When should unexpected weight loss warrant further investigation to exclude cancer? – The BMJ

Posted: September 23, 2019 at 8:43 am

Unexpected weight loss can be associated with cancer, but also with a range of other conditions

Weight loss codes in primary care typically represent 5% loss within a 6 month period, but there is a lack of evidence on how much weight loss and over what time period increase the likelihood of a cancer diagnosis in primary care

Urgently refer people over the age of 60 years with unexpected weight loss for investigations to exclude cancer

The optimal diagnostic strategy to detect cancer in patients with weight loss remains unclear

Unexpected weight loss presents a diagnostic challenge in primary care. It is associated with a wide range of benign and serious conditions (box 1).1

CardiovascularEnd stage heart failure (cardiac cachexia)

EndocrineAdrenal insufficiency, diabetes, hyperthyroidism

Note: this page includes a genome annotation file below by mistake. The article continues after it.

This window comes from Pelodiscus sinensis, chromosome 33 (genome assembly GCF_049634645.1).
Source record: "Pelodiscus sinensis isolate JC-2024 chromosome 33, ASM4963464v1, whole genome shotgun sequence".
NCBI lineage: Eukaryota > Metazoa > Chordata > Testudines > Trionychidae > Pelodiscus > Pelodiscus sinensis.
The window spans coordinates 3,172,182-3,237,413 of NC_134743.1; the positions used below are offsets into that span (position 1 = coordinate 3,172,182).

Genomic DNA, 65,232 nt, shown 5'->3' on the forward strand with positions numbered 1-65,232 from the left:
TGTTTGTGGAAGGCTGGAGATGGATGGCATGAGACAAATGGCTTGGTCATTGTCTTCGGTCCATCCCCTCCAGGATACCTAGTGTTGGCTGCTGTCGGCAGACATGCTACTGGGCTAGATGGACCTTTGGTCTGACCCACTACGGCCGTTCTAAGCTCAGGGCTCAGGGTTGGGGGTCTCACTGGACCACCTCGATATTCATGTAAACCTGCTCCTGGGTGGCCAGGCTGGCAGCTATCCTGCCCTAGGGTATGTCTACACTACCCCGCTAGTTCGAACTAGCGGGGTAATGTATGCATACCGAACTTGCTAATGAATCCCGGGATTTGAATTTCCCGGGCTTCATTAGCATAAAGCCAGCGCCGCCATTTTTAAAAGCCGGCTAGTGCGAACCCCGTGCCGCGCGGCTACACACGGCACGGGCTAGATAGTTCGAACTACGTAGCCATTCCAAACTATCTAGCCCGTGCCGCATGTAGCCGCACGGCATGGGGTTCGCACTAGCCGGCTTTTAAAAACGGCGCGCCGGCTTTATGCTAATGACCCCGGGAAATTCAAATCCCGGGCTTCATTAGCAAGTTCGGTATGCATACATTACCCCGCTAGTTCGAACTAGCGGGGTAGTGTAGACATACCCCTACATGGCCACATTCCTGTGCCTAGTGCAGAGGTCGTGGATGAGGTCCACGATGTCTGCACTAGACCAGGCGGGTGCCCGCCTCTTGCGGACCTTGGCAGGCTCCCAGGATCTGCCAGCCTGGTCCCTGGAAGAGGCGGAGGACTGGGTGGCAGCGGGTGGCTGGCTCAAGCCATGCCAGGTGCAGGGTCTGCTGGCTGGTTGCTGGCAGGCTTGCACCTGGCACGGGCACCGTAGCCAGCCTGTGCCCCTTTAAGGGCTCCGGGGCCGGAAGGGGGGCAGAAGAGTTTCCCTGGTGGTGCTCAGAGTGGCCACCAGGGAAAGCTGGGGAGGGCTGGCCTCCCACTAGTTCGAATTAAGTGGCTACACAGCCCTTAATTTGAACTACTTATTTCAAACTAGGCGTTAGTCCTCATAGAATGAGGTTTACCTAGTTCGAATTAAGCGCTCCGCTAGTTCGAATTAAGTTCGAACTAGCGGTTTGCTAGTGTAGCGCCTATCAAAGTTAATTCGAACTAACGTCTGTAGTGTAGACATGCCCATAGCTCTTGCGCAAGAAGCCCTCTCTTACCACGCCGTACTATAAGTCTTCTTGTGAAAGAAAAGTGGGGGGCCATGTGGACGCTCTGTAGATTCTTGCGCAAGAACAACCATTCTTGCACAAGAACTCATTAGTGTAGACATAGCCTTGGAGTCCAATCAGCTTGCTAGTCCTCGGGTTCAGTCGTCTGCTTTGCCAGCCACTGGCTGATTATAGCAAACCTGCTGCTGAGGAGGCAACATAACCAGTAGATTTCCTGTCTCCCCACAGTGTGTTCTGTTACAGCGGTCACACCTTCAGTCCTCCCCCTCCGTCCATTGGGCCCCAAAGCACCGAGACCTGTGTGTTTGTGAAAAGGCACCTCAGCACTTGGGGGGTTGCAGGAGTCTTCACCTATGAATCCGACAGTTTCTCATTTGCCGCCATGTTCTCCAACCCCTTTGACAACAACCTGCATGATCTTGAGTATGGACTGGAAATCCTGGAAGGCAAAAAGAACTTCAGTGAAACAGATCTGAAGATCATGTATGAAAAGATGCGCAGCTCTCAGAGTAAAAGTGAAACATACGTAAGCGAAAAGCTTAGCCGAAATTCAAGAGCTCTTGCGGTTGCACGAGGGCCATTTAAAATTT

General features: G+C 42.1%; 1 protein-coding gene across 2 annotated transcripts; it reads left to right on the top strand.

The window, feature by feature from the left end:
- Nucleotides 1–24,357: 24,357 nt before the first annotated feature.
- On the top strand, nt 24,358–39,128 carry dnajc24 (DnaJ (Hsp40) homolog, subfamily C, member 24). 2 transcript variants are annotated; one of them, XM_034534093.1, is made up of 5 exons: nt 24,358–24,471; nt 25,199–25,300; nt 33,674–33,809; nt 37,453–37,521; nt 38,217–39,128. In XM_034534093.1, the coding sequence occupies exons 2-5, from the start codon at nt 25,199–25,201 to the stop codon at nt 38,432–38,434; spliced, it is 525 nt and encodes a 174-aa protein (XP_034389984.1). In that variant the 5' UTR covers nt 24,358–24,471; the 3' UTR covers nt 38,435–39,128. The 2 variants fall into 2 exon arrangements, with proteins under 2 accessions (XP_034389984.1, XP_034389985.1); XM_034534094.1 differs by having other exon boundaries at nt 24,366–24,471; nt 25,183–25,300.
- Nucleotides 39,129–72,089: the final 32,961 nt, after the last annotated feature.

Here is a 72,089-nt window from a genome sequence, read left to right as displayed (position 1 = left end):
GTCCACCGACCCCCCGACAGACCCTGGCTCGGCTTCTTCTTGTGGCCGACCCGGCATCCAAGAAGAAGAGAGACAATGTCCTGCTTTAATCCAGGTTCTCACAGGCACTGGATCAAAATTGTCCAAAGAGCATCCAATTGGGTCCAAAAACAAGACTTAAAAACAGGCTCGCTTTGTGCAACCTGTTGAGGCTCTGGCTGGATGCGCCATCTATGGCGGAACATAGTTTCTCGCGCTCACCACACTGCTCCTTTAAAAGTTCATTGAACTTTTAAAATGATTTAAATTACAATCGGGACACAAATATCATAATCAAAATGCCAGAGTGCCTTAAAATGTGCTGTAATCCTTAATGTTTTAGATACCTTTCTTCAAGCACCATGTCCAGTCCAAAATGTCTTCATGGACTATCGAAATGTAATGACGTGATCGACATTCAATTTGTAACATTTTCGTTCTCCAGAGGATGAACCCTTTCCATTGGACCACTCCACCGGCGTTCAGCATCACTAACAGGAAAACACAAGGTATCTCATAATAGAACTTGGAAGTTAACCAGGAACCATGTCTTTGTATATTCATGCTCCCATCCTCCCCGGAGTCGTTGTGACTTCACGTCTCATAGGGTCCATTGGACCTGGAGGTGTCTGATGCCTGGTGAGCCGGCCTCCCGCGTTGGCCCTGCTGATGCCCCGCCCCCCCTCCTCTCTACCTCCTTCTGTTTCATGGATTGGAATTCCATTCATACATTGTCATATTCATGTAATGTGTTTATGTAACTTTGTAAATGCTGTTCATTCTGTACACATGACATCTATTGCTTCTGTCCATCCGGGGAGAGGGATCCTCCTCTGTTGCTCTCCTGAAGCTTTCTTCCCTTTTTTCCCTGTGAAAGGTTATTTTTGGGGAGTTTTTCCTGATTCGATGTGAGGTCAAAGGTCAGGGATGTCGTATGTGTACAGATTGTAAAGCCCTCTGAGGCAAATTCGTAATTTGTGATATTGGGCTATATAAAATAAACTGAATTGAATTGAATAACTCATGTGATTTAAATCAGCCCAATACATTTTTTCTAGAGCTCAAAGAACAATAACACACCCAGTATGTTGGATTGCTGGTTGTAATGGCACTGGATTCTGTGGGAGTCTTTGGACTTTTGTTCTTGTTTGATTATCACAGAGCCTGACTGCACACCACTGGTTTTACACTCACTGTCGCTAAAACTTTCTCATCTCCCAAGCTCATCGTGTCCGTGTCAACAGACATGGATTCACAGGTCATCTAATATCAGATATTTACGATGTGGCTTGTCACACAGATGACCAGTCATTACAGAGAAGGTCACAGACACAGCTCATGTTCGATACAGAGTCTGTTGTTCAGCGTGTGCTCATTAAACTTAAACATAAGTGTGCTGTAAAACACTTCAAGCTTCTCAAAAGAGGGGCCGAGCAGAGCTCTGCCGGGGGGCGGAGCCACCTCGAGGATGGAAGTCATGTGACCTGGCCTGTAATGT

GastrointestinalDiarrhoea, colitis, malabsorption, mesenteric ischaemia

InfectionChronic infection (such as HIV, tuberculosis)

MalignancySolid tumours more likely than haematological malignancies

MedicationAntidepressants, antiepileptics, anxiolytics, diuretics, laxatives, stimulants

NeurologicalDementia, multiple sclerosis, neuromuscular disease, Parkinsons disease, stroke

PsychiatricAnorexia nervosa, anxiety, bulimia, depression

RenalEnd stage renal failure (uraemic cachexia)

RespiratoryChronic obstructive pulmonary disease (COPD), interstitial lung disease, vasculitis

RheumatologicRheumatoid arthritis

SocialExcess alcohol consumption, neglect, use of opiates, poor oral health, poverty, smoking

Weight loss may be missed or misattributed because of several factors (see box 2). Once it is detected, the uncertainty for clinicians is not about whether unexpected weight loss is a symptom of concern, it is about who should be investigated further and who can be spared unnecessary investigation. Specifically, how much weight loss, over how much time, in combination with what other clinical features makes cancer sufficiently likely to warrant urgent investigation?

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When should unexpected weight loss warrant further investigation to exclude cancer? - The BMJ

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